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Introduction to Magnetism

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Presentation on theme: "Introduction to Magnetism"— Presentation transcript:

1 Introduction to Magnetism
Chapter 16

2 What is a magnet? Magnet:
Material that can create magnetic effects by itself Magnetic: The ability to exert forces on magnets or other magnetic materials

3 Types of MAGNETS Permanent Magnet: (hard magnets)
Material that keeps its magnetic properties, even when it is not close to other magnets. Example: Lodestone containing magnetite Temporary Magnet: (soft magnets) Acts as a magnet only as long as it is in the magnetic field produced by a permanent magnet or an electric current.

4 Elements that can be magnetic:
Fe: Iron soft iron loses magnetism easily Co: Cobalt used to harden tools Ni: Nickel used to make jewelry Other magnets: Compass Earth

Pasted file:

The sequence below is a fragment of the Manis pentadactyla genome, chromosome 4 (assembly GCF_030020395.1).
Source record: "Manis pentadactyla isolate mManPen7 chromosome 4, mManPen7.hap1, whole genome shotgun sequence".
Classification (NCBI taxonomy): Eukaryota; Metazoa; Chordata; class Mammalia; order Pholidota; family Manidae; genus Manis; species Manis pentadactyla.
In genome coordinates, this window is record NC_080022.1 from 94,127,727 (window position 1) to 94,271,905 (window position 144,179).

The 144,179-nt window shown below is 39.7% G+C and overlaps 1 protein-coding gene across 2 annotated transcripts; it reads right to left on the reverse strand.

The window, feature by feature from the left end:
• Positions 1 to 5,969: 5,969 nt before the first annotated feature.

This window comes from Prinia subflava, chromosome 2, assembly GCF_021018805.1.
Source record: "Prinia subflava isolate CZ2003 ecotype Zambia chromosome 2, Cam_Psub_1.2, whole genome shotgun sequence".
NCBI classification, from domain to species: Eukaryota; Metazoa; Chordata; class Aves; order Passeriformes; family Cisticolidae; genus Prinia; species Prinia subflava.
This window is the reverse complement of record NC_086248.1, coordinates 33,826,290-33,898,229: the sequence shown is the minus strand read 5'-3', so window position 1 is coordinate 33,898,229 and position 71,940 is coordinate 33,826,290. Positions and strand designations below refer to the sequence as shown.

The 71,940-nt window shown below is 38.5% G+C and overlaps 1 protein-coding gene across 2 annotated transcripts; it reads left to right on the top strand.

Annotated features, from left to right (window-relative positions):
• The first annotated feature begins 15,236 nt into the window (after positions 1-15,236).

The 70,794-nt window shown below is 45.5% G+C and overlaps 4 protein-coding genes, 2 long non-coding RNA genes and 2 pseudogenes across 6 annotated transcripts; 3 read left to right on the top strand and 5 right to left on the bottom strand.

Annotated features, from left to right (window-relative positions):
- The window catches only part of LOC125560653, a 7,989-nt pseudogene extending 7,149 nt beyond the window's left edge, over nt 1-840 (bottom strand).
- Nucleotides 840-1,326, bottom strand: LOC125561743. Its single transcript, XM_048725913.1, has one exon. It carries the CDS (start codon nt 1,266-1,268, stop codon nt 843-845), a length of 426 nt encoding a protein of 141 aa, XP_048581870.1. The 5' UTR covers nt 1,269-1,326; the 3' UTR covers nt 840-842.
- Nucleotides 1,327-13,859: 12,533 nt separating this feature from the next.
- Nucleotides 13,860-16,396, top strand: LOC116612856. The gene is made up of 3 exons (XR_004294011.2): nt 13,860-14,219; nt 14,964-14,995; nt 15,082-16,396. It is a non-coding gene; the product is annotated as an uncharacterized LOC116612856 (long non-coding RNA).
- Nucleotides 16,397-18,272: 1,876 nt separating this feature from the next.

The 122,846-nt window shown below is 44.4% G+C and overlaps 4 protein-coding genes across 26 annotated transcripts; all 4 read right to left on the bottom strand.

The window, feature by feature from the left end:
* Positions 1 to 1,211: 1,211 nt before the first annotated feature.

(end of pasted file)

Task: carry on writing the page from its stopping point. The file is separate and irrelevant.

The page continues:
5 Properties of magnets Have lined up atoms
Have polarity – North and South poles Cannot have only 1 pole *** magnetic poles cannot be isolated*** Like poles repel; Opposite poles attract

6 What is a magnetic Field
An area where the force exists; area where force is felt Leaves north pole & enters south pole Strongest at the poles

7 Field lines around a magnet

8 Earth’s Magnetic field
Compass: Device containing a magnet that interacts with Earth’s magnetic field to indicate direction

9 ELectromagnetism

10 Electric Current and Magnetism
In 1819, Hans Christian Oersted, a Danish physicist and chemist, and a professor, placed a compass needle near a wire through which he could make electric current flow. When the switch was closed, the compass needle moved just as if the wire were a magnet.

11 Electric Current and Magnetism
Electric current is made of moving charges (electrons), which creates the magnetic field around a current-carrying wire Magnetism is created by these moving charges

12 The magnetic fields of straight wire
The magnetic field lines are concentric circles with the wire at the center of the circles. The direction of the field depends on the direction of the current in the wire.

13 The magnetic fields of straight wire
The strength of the magnetic field near the wire depends on two factors: The strength is directly proportional to the current, so doubling the current doubles the strength of the field. The field strength is inversely proportional to the distance from the wire. (Decreasing the distance to the wire by half doubles the strength of the field.)

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